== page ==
Why this Minnesota driver was stopped while moving a 36-foot-wide shed

You can't just plop it on a truck and go.
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This is Minnesota – almost all of us have driven by a truck while it's slowly lumbering down a two-lane highway, half a wind turbine (or enormous hunk of hay) being pulled on its trailer, with those "Oversize Load" flags poking out from the side.

Yeah, you can't just do that on a whim. You need a special permit, and sometimes even an escort or route approval from MnDOT if it's big enough.

This driver up in northwest Minnesota ... they didn't follow the rules.

The truck pictured above was hauling a shed on Cedar Avenue, just west of Thief River Falls, the State Patrol says.

That shed was a whopping 36 feet wide – you can see it jutting well off the road, yet still managing to stretch into the other lane.

According to the State Patrol, a Pennington County sheriff's deputy stopped the truck on Nov. 16, then asked for a state trooper to come over and help navigate commercial vehicle laws.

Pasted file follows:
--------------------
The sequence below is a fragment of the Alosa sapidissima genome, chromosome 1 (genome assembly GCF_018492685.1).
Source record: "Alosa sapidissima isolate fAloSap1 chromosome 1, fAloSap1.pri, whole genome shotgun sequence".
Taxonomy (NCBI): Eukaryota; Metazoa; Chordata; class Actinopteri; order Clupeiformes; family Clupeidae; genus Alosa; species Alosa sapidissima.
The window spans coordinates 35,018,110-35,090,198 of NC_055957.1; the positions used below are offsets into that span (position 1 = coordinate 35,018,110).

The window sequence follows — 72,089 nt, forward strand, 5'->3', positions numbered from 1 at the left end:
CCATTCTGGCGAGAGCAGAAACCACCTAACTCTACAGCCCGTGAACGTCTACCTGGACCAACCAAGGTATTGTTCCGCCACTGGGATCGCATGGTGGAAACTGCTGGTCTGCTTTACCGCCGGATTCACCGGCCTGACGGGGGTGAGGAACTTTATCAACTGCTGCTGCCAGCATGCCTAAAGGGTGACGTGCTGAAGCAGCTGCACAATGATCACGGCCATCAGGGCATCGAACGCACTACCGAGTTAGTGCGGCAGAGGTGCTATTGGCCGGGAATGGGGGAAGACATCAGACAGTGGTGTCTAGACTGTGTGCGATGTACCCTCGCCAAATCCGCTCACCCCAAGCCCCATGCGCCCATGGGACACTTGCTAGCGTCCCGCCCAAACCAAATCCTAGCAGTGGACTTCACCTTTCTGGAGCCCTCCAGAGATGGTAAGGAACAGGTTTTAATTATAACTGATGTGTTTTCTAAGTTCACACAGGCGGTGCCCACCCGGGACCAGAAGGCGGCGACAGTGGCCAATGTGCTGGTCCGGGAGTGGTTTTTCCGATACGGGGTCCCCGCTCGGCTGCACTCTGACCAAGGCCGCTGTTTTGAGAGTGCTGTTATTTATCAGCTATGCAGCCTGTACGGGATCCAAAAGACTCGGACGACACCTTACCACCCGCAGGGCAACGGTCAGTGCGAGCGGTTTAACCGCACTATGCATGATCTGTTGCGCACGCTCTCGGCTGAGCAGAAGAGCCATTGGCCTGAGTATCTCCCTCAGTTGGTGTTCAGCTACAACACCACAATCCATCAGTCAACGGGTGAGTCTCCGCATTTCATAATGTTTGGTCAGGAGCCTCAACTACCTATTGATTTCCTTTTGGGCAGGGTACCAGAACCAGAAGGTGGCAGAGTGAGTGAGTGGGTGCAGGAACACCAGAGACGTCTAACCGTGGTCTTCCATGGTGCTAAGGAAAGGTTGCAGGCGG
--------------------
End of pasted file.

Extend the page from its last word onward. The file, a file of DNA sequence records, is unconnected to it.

The driver didn't have a permit, nor did they have an escort vehicle. They were cited by the trooper.

What are the rules?

Anything wider than 8 feet, 6 inches needs a special permit. (There are restrictions on height and length as well.)

Any overside loads over 9 feet wide requires those flags – red or orange, 18 inches square, and in good condition.

If something's more than 20 feet wide, it needs route pre-approval from MnDOT.

As for an escort driver: if the vehicle encroaches on the incoming traffic lane, or can't yield the right of way to oncoming traffic, then a certified driver has to serve as an escort.

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